Share this post


Link to post
Share on other sites

Hi everyone,

I'm roughly at this stage as well now, but having some problems. Hope somebody has some bright idea?

1. I do a 2 star EQ north align

2. Slew to Deneb

3. Start the polar alignment routine

4. My thinking is that if I now do a 2nd polar alignment procedure, debeb should be pretty much centred in the eyepiece already when it asks me to adjust in alt-az, i.e. indicating a good polar alignment. But no matter how many times I do it, Deneb never seems to get closer to being centred. In fact after 3 or 4 itterations, my polar alignment is so off, I have to start from scratch.

Any ideas whats happening here? :)

Thanks,

Martin

Share this post


Link to post
Share on other sites

Try maybe EQAlign or WebCamScheinern. They will analise the drift of a star and allow easily way to improve mount alignment.

Share this post


Link to post
Share on other sites

I guess your running the latest HC software that supports the All Star wedge align and following the procedure on P30 of the manual?

After completing each itteration of the All Star Wedge Align routine I would cycle the power to the scope ... and go through the 2 star alignment process again.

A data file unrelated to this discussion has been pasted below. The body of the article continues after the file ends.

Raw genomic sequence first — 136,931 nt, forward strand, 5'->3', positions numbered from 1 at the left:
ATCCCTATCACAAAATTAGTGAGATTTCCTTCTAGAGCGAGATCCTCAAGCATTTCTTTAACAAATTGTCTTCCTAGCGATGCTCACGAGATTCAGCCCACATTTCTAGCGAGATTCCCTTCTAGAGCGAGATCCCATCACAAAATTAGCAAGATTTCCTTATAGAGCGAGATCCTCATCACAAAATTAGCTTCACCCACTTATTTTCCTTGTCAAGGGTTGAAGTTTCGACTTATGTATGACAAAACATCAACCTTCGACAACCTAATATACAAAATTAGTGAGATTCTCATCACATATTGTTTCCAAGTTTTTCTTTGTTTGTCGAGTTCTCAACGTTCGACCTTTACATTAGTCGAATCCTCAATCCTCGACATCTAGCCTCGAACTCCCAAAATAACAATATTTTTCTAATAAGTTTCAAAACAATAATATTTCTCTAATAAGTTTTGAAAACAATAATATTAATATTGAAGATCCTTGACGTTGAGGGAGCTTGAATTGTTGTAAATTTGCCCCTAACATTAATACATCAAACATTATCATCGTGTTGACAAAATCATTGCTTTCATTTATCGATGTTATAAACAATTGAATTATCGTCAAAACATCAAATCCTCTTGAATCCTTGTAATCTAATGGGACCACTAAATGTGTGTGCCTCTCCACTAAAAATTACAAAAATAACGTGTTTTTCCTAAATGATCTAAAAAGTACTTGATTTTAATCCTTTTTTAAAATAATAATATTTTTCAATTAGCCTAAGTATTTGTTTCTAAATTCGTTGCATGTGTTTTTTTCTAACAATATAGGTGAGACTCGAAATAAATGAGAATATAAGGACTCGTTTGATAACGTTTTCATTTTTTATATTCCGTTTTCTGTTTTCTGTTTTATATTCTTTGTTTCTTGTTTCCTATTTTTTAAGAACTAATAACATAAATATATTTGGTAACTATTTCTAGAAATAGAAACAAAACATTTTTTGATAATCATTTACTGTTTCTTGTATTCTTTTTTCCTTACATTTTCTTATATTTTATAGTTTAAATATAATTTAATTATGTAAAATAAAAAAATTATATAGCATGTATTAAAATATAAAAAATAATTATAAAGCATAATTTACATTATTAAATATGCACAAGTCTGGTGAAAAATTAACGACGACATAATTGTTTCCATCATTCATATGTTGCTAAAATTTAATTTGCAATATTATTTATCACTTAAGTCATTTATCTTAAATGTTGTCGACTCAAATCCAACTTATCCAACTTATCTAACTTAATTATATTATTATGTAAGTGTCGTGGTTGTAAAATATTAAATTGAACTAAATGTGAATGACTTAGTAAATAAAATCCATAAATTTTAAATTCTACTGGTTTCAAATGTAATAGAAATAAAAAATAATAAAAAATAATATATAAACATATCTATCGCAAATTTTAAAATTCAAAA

I find this "easier" than the re-syncing after you have "mechanically" moved the wedge during the alignment routine...

Peter...

Edited by Psychobilly

Share this post


Link to post
Share on other sites

Grrr - so you are the one who outbid me in the last few seconds!!

Good luck anyway.

RonJ

Share this post


Link to post
Share on other sites

looks like i need to update my HC firmware again the latest version 4.18 doent need the re-align after the All Star Wedge align ...

Peter...

Share this post


Link to post
Share on other sites

Create an account or sign in to comment

You need to be a member in order to leave a comment

Create an account

Sign up for a new account in our community. It's easy!


Register a new account

Sign in

Already have an account? Sign in here.


Sign In Now

  • Recently Browsing   0 members

    No registered users viewing this page.